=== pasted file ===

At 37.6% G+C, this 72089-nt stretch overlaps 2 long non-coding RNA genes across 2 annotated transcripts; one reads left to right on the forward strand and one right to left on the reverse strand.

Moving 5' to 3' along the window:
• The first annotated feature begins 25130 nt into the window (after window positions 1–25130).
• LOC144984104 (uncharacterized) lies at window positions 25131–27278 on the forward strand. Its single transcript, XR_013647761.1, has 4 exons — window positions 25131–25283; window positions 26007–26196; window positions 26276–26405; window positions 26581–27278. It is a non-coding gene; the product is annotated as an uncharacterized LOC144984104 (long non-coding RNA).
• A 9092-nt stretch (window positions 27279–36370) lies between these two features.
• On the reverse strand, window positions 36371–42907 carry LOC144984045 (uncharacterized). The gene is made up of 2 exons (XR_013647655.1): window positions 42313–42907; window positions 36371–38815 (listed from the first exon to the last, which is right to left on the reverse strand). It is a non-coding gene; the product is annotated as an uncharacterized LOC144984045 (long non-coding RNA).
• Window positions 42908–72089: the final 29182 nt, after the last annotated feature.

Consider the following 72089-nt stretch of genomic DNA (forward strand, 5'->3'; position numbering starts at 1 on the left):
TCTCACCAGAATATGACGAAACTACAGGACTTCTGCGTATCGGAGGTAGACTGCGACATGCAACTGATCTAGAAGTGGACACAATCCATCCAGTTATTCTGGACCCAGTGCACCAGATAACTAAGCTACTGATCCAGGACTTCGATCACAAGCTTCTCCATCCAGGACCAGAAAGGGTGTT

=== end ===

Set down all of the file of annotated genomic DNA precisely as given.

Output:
At 37.6% G+C, this 72089-nt stretch overlaps 2 long non-coding RNA genes across 2 annotated transcripts; one reads left to right on the forward strand and one right to left on the reverse strand.

Moving 5' to 3' along the window:
• The first annotated feature begins 25130 nt into the window (after window positions 1–25130).
• LOC144984104 (uncharacterized) lies at window positions 25131–27278 on the forward strand. Its single transcript, XR_013647761.1, has 4 exons — window positions 25131–25283; window positions 26007–26196; window positions 26276–26405; window positions 26581–27278. It is a non-coding gene; the product is annotated as an uncharacterized LOC144984104 (long non-coding RNA).
• A 9092-nt stretch (window positions 27279–36370) lies between these two features.
• On the reverse strand, window positions 36371–42907 carry LOC144984045 (uncharacterized). The gene is made up of 2 exons (XR_013647655.1): window positions 42313–42907; window positions 36371–38815 (listed from the first exon to the last, which is right to left on the reverse strand). It is a non-coding gene; the product is annotated as an uncharacterized LOC144984045 (long non-coding RNA).
• Window positions 42908–72089: the final 29182 nt, after the last annotated feature.

Consider the following 72089-nt stretch of genomic DNA (forward strand, 5'->3'; position numbering starts at 1 on the left):
TCTCACCAGAATATGACGAAACTACAGGACTTCTGCGTATCGGAGGTAGACTGCGACATGCAACTGATCTAGAAGTGGACACAATCCATCCAGTTATTCTGGACCCAGTGCACCAGATAACTAAGCTACTGATCCAGGACTTCGATCACAAGCTTCTCCATCCAGGACCAGAAAGGGTGTT